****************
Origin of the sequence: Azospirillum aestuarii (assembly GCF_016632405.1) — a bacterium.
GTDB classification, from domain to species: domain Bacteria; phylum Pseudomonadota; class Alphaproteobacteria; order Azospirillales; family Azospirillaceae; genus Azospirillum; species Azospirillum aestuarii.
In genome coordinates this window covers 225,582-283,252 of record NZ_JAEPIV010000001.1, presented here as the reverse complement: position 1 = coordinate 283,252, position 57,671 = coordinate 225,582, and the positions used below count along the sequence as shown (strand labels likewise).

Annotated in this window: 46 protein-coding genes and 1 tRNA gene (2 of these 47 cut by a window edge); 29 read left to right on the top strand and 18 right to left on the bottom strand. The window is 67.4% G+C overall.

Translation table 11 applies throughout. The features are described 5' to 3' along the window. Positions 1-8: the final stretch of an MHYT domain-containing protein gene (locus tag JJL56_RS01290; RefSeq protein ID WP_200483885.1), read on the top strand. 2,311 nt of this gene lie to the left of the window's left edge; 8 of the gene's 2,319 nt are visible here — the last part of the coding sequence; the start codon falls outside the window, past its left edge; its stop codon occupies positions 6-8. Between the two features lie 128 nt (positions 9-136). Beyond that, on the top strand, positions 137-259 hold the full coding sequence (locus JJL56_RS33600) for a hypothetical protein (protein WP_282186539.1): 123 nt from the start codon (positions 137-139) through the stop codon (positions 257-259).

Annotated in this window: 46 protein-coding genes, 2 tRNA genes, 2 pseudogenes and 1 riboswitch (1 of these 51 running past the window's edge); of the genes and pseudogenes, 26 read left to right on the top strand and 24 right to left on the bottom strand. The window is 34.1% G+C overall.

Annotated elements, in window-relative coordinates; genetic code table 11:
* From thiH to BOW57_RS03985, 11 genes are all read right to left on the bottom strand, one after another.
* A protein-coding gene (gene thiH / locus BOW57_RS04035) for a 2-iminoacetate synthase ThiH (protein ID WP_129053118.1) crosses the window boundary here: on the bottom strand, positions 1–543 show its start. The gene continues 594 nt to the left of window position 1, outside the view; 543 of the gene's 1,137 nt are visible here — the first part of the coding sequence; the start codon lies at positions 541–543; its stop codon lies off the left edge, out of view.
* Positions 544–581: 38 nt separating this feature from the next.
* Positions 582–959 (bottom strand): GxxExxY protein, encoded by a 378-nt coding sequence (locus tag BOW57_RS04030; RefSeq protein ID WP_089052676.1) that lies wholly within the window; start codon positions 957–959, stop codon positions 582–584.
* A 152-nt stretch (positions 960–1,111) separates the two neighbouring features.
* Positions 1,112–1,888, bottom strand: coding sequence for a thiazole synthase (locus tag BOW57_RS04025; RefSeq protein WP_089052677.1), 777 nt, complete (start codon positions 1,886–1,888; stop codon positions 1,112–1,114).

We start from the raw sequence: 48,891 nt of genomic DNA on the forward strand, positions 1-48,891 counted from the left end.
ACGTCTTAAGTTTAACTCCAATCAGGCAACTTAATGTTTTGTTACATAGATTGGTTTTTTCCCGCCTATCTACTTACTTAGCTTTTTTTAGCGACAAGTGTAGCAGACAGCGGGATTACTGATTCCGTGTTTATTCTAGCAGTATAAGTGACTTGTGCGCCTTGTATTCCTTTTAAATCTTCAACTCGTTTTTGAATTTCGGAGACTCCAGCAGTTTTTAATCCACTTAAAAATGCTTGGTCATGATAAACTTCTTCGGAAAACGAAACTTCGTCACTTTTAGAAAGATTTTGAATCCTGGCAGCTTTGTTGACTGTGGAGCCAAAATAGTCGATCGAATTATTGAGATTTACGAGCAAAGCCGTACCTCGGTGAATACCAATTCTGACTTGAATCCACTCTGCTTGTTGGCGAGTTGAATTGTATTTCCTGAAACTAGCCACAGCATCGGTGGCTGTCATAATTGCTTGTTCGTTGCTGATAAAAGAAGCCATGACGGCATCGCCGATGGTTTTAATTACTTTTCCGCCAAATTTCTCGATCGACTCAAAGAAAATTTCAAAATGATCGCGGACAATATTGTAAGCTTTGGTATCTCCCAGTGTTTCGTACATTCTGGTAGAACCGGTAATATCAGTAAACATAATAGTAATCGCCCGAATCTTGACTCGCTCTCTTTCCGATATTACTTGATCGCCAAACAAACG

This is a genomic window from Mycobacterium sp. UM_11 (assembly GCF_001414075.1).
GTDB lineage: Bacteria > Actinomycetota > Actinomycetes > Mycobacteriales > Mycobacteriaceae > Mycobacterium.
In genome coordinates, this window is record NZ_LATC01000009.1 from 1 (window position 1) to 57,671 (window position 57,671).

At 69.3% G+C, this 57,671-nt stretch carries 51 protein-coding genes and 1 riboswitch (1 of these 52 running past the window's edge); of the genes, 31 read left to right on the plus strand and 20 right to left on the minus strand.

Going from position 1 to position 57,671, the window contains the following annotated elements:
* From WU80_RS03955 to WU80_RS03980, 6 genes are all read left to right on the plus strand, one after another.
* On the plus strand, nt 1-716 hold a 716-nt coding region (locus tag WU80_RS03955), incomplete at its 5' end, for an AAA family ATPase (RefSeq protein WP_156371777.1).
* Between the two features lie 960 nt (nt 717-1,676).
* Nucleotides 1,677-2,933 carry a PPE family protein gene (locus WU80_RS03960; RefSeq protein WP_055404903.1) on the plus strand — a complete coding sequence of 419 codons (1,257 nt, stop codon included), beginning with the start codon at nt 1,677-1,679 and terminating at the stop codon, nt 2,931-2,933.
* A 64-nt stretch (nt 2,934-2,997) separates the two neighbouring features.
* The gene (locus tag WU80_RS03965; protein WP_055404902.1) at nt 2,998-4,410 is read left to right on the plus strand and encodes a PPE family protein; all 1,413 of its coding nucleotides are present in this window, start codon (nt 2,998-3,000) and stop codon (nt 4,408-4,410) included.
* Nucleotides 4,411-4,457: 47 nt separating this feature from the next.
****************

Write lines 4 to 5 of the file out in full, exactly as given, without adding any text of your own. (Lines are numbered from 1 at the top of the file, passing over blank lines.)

Annotated in this window: 46 protein-coding genes and 1 tRNA gene (2 of these 47 cut by a window edge); 29 read left to right on the top strand and 18 right to left on the bottom strand. The window is 67.4% G+C overall.

Translation table 11 applies throughout. The features are described 5' to 3' along the window. Positions 1-8: the final stretch of an MHYT domain-containing protein gene (locus tag JJL56_RS01290; RefSeq protein ID WP_200483885.1), read on the top strand. 2,311 nt of this gene lie to the left of the window's left edge; 8 of the gene's 2,319 nt are visible here — the last part of the coding sequence; the start codon falls outside the window, past its left edge; its stop codon occupies positions 6-8. Between the two features lie 128 nt (positions 9-136). Beyond that, on the top strand, positions 137-259 hold the full coding sequence (locus JJL56_RS33600) for a hypothetical protein (protein WP_282186539.1): 123 nt from the start codon (positions 137-139) through the stop codon (positions 257-259).